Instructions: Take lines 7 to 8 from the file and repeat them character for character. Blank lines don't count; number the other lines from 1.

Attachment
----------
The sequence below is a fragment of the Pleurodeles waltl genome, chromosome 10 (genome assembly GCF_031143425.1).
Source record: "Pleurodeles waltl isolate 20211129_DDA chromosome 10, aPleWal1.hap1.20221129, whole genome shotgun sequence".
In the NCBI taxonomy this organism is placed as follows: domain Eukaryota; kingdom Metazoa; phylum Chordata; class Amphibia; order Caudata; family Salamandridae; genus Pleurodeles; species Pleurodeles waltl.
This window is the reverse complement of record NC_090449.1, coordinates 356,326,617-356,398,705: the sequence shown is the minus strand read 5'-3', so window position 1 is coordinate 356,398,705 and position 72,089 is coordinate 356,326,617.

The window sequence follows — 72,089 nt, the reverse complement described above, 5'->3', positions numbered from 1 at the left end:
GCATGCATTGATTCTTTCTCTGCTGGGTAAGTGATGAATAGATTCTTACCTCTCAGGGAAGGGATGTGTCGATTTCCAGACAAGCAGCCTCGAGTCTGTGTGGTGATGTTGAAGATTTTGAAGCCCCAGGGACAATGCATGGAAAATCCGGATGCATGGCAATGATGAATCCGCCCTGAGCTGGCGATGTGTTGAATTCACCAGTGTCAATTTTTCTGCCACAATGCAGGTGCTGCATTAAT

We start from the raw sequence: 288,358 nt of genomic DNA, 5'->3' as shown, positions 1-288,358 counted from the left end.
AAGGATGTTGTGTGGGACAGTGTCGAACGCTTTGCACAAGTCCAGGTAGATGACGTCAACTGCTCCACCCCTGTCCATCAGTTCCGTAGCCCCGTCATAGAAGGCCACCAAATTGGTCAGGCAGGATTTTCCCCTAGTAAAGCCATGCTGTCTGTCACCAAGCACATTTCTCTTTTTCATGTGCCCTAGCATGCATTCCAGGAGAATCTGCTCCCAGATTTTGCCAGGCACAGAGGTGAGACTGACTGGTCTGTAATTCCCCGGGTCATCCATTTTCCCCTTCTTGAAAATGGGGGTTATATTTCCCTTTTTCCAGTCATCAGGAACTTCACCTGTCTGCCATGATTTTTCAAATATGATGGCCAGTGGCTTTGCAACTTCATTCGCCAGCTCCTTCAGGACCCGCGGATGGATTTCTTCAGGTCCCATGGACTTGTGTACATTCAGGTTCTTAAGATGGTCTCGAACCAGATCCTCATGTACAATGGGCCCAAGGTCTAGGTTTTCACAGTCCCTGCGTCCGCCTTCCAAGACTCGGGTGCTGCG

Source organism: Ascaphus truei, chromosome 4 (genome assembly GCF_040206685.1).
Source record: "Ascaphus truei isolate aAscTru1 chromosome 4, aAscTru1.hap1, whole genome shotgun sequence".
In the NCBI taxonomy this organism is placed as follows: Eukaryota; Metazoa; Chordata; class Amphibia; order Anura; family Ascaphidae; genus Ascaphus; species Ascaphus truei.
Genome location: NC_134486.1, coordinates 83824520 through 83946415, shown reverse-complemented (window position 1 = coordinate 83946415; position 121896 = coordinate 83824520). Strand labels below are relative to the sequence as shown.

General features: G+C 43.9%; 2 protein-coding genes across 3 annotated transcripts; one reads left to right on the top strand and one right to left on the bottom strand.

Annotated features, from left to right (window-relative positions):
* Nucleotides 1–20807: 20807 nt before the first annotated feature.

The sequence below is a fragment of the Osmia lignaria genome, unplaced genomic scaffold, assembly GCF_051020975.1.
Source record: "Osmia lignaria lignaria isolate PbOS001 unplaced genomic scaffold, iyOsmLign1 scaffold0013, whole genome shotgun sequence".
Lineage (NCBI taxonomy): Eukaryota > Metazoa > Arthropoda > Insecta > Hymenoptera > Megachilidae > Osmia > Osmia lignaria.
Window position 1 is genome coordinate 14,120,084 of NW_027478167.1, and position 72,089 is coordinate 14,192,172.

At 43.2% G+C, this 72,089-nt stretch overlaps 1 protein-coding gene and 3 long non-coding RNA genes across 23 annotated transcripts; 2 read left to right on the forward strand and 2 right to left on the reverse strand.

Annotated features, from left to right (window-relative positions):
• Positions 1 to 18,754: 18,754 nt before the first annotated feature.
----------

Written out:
We start from the raw sequence: 288,358 nt of genomic DNA, 5'->3' as shown, positions 1-288,358 counted from the left end.
AAGGATGTTGTGTGGGACAGTGTCGAACGCTTTGCACAAGTCCAGGTAGATGACGTCAACTGCTCCACCCCTGTCCATCAGTTCCGTAGCCCCGTCATAGAAGGCCACCAAATTGGTCAGGCAGGATTTTCCCCTAGTAAAGCCATGCTGTCTGTCACCAAGCACATTTCTCTTTTTCATGTGCCCTAGCATGCATTCCAGGAGAATCTGCTCCCAGATTTTGCCAGGCACAGAGGTGAGACTGACTGGTCTGTAATTCCCCGGGTCATCCATTTTCCCCTTCTTGAAAATGGGGGTTATATTTCCCTTTTTCCAGTCATCAGGAACTTCACCTGTCTGCCATGATTTTTCAAATATGATGGCCAGTGGCTTTGCAACTTCATTCGCCAGCTCCTTCAGGACCCGCGGATGGATTTCTTCAGGTCCCATGGACTTGTGTACATTCAGGTTCTTAAGATGGTCTCGAACCAGATCCTCATGTACAATGGGCCCAAGGTCTAGGTTTTCACAGTCCCTGCGTCCGCCTTCCAAGACTCGGGTGCTGCG